Definition, assessment, and staging of treatment-resistant refractory major depression: a review of current concepts and methods

Marcelo T Berlim, Gustavo Turecki
Canadian Journal of Psychiatry. Revue Canadienne de Psychiatrie 2007, 52 (1): 46-54

OBJECTIVE: Up to 15% of depression patients eventually present with treatment-resistant or refractory depression (TRD), a condition that causes significant social and economic burdens. Our paper aims to summarize the current medical literature on the conceptual and methodologic issues involved in the definition, assessment, and staging of TRD.

METHOD: We reviewed the recently published medical literature to identify papers that specifically discuss TRD. For this, we searched MEDLINE, EMBASE, and PsycINFO for potentially relevant English-language articles published between January 1996 and June 2006.

RESULTS: Recent methodologic and conceptual advances have contributed to the achievement of an acceptable level of theoretical consensus on the general meaning of TRD. Accordingly, depression is usually considered resistant or refractory when at least 2 trials with antidepressants from different pharmacologic classes (adequate in terms of dosage, duration, and compliance) fail to produce a significant clinical improvement. Regarding diagnostic assessments, an accurate and systematic evaluation should be made to elicit the potential role of several contributing factors, such as medical and psychiatric comorbidity.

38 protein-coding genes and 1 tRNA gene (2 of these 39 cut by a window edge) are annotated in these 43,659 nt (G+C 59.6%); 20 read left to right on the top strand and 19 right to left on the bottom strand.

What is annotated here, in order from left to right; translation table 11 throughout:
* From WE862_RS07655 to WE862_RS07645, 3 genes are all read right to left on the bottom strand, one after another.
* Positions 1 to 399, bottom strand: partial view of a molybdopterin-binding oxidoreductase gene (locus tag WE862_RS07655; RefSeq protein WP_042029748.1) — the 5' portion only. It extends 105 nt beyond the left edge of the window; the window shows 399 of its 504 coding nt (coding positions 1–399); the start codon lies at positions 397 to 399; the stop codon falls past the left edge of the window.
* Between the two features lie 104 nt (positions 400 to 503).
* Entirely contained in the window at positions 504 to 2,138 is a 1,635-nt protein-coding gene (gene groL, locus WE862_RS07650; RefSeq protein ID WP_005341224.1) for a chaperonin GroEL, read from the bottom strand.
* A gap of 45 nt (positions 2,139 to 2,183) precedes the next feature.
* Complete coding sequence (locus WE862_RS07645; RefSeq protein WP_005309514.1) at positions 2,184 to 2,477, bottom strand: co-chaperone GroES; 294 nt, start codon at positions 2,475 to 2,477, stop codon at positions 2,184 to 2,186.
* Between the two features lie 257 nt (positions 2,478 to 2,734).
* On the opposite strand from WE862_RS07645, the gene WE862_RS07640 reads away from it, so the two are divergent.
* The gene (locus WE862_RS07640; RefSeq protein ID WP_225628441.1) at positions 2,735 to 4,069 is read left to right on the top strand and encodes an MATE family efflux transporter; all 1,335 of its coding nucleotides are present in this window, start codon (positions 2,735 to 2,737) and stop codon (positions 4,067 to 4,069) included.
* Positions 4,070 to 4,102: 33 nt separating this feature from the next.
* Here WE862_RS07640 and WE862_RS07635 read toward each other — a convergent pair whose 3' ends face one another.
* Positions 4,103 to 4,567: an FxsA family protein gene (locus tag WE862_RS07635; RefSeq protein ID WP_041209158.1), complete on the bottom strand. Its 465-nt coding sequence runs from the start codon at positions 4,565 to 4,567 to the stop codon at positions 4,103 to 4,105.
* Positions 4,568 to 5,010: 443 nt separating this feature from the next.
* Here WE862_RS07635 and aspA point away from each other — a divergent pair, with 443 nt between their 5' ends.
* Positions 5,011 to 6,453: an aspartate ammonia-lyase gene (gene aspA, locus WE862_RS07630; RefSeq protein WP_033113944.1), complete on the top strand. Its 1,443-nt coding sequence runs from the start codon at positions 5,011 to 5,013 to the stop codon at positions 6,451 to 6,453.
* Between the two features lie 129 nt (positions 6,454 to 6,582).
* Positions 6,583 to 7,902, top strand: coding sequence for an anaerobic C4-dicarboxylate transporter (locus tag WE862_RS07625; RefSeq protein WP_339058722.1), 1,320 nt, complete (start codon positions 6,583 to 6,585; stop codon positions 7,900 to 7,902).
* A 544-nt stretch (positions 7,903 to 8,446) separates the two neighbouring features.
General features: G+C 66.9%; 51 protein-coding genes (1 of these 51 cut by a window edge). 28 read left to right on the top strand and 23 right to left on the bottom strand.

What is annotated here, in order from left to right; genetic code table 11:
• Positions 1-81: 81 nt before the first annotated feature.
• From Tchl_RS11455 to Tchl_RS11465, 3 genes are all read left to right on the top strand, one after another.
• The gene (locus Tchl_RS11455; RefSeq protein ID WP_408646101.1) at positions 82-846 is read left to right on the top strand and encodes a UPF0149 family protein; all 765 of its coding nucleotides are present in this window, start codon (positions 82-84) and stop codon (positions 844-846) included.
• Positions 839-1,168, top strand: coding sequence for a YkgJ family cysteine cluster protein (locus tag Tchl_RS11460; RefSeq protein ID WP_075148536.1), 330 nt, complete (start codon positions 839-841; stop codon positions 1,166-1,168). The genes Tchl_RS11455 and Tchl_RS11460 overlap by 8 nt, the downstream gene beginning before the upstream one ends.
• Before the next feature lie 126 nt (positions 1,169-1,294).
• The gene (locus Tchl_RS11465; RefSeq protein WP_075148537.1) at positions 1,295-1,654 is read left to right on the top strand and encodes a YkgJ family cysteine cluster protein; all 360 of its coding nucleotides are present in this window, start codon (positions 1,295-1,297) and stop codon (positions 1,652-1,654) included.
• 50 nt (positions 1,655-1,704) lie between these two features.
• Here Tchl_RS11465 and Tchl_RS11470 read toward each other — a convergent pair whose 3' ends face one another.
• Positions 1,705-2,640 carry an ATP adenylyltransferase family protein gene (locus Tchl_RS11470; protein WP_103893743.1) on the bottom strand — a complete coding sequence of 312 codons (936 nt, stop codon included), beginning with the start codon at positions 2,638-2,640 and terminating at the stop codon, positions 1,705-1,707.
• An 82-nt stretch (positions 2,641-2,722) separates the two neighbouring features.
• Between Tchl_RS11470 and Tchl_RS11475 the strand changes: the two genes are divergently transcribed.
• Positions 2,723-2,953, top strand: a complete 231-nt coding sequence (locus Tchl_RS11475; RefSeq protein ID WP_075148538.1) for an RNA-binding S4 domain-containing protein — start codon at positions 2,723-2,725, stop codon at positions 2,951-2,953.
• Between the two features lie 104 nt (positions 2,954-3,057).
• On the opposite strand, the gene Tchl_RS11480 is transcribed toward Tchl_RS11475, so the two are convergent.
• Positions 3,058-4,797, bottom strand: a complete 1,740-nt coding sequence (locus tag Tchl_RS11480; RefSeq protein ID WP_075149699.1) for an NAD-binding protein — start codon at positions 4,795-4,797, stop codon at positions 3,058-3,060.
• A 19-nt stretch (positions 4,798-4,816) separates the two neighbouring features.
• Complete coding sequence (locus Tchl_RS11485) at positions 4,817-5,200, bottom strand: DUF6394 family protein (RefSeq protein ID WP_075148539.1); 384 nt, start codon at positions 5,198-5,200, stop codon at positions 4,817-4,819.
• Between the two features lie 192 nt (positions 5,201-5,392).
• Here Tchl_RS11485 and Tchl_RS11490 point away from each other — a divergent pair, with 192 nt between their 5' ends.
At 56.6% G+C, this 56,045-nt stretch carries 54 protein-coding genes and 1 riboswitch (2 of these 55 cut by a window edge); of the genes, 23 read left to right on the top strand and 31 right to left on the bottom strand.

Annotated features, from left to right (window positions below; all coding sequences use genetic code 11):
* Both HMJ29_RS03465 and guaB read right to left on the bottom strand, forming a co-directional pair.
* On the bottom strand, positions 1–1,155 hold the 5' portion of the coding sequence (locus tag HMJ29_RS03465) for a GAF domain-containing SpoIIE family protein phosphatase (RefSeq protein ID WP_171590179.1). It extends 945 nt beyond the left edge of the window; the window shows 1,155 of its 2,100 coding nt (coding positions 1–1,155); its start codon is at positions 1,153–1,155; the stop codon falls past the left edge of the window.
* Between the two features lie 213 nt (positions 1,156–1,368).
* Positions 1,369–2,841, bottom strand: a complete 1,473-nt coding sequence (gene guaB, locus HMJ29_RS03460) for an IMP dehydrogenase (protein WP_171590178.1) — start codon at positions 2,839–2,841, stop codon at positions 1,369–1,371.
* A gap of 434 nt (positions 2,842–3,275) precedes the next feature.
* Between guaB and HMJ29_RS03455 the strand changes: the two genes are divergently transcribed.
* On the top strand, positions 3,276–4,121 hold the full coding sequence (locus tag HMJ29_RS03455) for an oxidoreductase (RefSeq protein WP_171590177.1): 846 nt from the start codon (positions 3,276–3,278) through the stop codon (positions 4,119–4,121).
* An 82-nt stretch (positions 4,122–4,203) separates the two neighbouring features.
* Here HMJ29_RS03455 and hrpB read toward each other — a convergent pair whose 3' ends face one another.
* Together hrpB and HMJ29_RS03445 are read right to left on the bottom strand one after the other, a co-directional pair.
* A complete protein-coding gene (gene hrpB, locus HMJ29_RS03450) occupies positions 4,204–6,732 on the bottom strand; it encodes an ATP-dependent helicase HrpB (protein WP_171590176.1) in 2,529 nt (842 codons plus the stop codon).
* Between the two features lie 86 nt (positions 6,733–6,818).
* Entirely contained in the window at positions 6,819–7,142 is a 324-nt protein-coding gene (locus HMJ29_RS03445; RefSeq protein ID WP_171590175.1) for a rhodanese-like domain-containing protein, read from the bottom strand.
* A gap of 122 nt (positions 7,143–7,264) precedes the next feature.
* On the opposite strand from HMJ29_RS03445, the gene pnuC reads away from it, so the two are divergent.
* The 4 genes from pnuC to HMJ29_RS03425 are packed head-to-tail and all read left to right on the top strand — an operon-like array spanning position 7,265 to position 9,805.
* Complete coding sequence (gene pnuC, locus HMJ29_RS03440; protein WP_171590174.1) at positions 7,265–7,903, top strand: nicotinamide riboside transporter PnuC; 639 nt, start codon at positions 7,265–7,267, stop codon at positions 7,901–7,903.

CONCLUSION: Recently, 3 staging methods for TRD have been described, but they currently require extensive empirical support. Future research on TRD should include prospective studies addressing the validity of the proposed criteria, the impact of depression comorbid with other psychiatric disorders and (or) physical conditions, and the possible predictors o treatment outcome. There is an important and clear need for studies that empirically test current definitions, assessment strategies, and staging methods of TRD.

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